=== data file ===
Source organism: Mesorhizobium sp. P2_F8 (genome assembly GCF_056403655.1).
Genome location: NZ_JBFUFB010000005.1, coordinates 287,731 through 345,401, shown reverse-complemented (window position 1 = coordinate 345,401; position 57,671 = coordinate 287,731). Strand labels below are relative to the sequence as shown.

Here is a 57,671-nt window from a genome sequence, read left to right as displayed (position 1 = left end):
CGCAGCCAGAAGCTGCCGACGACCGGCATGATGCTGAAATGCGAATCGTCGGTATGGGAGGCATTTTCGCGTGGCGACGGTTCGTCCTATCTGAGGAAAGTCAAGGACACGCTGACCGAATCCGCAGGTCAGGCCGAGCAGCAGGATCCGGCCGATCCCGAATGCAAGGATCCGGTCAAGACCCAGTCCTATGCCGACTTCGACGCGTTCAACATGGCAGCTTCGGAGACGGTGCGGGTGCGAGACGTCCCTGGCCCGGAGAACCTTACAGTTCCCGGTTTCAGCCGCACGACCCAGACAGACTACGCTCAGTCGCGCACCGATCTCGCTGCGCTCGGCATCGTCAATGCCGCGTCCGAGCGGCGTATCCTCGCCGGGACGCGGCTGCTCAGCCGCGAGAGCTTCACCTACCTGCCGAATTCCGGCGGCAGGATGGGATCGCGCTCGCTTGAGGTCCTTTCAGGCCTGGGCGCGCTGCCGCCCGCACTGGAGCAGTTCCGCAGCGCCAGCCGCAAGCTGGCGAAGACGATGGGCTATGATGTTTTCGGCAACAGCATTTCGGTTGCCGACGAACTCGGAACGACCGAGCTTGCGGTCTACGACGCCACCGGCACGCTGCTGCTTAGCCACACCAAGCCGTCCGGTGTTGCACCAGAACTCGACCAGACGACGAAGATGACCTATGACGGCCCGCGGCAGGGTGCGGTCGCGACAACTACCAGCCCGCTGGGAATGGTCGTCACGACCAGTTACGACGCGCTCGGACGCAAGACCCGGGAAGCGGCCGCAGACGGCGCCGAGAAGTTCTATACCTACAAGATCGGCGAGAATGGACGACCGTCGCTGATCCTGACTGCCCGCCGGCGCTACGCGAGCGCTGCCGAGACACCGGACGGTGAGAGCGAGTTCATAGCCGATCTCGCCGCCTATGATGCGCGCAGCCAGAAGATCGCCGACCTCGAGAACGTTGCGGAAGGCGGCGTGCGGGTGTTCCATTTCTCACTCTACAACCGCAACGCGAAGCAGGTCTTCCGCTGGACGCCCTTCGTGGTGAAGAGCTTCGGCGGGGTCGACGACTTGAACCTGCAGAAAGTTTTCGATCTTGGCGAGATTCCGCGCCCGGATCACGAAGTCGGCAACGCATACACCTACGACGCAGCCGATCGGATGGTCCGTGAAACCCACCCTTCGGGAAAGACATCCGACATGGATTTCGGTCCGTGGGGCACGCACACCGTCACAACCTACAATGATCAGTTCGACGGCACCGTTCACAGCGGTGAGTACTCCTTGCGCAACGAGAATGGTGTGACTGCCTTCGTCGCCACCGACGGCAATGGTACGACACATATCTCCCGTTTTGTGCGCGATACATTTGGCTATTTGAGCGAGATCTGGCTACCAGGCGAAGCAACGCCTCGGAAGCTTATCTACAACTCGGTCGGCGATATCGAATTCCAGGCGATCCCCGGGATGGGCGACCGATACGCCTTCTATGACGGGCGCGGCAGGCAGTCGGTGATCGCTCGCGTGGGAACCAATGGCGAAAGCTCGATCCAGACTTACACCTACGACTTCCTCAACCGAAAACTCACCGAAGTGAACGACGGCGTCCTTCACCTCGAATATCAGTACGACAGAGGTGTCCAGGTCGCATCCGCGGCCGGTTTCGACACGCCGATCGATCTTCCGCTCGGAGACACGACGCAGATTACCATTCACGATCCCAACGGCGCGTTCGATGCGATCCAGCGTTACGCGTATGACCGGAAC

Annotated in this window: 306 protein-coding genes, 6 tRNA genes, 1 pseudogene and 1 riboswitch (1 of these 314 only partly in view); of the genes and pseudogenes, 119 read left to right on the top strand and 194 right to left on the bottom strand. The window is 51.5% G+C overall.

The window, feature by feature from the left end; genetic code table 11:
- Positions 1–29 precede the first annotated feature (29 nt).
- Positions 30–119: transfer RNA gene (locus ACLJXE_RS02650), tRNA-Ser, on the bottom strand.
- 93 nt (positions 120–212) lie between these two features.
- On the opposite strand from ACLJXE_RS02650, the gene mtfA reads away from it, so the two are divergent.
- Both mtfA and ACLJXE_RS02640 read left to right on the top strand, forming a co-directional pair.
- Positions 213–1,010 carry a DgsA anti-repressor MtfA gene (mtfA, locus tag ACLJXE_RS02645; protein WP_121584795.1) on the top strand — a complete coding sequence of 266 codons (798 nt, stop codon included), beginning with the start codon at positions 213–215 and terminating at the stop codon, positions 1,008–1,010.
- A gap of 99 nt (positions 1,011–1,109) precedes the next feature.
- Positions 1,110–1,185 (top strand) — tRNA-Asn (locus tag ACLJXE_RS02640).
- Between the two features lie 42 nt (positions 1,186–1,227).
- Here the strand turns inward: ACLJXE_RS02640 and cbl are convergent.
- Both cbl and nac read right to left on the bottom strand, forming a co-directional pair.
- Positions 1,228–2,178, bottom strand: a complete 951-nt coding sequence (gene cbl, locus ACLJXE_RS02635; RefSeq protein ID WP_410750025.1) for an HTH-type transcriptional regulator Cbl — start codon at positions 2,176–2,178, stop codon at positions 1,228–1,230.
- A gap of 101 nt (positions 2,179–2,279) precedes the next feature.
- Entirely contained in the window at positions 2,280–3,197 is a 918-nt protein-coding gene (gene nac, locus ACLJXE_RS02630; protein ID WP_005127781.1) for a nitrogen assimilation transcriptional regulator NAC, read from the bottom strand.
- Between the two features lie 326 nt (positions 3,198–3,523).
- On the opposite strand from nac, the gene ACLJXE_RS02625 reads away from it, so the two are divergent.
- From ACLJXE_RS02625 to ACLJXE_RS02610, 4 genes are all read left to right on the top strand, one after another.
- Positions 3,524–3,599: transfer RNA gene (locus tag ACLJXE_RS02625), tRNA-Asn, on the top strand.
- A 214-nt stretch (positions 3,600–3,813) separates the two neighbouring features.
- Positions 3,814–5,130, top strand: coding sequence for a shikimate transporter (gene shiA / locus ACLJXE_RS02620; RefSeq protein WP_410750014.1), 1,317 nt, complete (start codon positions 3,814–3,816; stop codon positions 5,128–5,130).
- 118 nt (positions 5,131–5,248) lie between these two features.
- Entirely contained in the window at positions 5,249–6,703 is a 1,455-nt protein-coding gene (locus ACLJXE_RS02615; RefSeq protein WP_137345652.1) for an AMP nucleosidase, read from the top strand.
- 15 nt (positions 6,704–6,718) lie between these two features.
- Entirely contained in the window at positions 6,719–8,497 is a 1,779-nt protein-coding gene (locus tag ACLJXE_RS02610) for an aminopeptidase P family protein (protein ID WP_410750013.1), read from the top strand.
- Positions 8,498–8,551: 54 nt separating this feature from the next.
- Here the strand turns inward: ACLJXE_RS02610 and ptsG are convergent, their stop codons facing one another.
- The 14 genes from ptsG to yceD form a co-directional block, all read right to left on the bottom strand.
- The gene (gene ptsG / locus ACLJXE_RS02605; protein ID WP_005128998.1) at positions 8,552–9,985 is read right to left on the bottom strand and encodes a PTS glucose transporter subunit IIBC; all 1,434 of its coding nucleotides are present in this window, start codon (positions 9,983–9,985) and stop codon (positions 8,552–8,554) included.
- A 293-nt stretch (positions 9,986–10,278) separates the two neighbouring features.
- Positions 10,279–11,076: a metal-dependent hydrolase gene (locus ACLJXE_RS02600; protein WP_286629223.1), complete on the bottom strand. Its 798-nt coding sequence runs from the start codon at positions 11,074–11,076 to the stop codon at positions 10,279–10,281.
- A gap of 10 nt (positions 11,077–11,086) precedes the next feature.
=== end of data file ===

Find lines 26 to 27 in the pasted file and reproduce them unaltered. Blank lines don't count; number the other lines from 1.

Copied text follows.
- Positions 3,814–5,130, top strand: coding sequence for a shikimate transporter (gene shiA / locus ACLJXE_RS02620; RefSeq protein WP_410750014.1), 1,317 nt, complete (start codon positions 3,814–3,816; stop codon positions 5,128–5,130).
- 118 nt (positions 5,131–5,248) lie between these two features.